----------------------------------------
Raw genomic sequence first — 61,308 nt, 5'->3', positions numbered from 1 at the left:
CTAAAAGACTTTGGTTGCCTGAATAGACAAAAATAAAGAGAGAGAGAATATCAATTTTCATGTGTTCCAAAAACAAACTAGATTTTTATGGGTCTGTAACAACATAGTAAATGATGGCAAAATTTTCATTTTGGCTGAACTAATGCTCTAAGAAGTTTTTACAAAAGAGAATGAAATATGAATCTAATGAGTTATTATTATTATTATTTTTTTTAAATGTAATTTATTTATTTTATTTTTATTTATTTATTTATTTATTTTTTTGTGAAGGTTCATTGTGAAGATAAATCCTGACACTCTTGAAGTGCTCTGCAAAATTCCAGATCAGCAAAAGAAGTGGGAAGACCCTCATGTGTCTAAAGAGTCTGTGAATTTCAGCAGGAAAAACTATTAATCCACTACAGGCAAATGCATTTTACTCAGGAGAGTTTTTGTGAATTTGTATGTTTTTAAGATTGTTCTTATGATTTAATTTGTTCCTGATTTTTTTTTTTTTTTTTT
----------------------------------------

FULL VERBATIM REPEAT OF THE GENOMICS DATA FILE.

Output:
Raw genomic sequence first — 61,308 nt, 5'->3', positions numbered from 1 at the left:
CTAAAAGACTTTGGTTGCCTGAATAGACAAAAATAAAGAGAGAGAGAATATCAATTTTCATGTGTTCCAAAAACAAACTAGATTTTTATGGGTCTGTAACAACATAGTAAATGATGGCAAAATTTTCATTTTGGCTGAACTAATGCTCTAAGAAGTTTTTACAAAAGAGAATGAAATATGAATCTAATGAGTTATTATTATTATTATTTTTTTTAAATGTAATTTATTTATTTTATTTTTATTTATTTATTTATTTATTTTTTTGTGAAGGTTCATTGTGAAGATAAATCCTGACACTCTTGAAGTGCTCTGCAAAATTCCAGATCAGCAAAAGAAGTGGGAAGACCCTCATGTGTCTAAAGAGTCTGTGAATTTCAGCAGGAAAAACTATTAATCCACTACAGGCAAATGCATTTTACTCAGGAGAGTTTTTGTGAATTTGTATGTTTTTAAGATTGTTCTTATGATTTAATTTGTTCCTGATTTTTTTTTTTTTTTTTT